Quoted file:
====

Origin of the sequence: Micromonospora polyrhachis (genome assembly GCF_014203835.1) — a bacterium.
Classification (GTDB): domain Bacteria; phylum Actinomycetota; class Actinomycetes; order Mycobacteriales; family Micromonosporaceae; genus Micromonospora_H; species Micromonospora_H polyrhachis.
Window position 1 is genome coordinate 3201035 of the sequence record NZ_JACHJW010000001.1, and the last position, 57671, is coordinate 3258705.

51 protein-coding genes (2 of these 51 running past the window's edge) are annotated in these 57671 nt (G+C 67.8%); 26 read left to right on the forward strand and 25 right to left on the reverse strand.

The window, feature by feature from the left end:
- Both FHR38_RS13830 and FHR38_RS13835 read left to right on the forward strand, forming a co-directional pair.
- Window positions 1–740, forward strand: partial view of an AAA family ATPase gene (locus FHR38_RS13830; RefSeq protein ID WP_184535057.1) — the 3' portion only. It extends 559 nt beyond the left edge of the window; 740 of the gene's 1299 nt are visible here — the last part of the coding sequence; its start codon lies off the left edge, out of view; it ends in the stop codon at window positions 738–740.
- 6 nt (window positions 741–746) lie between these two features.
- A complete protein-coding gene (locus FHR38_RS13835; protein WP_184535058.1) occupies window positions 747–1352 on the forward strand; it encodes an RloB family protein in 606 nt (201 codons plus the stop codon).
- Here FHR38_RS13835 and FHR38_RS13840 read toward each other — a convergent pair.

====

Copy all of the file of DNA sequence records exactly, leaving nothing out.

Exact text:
Origin of the sequence: Micromonospora polyrhachis (genome assembly GCF_014203835.1) — a bacterium.
Classification (GTDB): domain Bacteria; phylum Actinomycetota; class Actinomycetes; order Mycobacteriales; family Micromonosporaceae; genus Micromonospora_H; species Micromonospora_H polyrhachis.
Window position 1 is genome coordinate 3201035 of the sequence record NZ_JACHJW010000001.1, and the last position, 57671, is coordinate 3258705.

51 protein-coding genes (2 of these 51 running past the window's edge) are annotated in these 57671 nt (G+C 67.8%); 26 read left to right on the forward strand and 25 right to left on the reverse strand.

The window, feature by feature from the left end:
- Both FHR38_RS13830 and FHR38_RS13835 read left to right on the forward strand, forming a co-directional pair.
- Window positions 1–740, forward strand: partial view of an AAA family ATPase gene (locus FHR38_RS13830; RefSeq protein ID WP_184535057.1) — the 3' portion only. It extends 559 nt beyond the left edge of the window; 740 of the gene's 1299 nt are visible here — the last part of the coding sequence; its start codon lies off the left edge, out of view; it ends in the stop codon at window positions 738–740.
- 6 nt (window positions 741–746) lie between these two features.
- A complete protein-coding gene (locus FHR38_RS13835; protein WP_184535058.1) occupies window positions 747–1352 on the forward strand; it encodes an RloB family protein in 606 nt (201 codons plus the stop codon).
- Here FHR38_RS13835 and FHR38_RS13840 read toward each other — a convergent pair.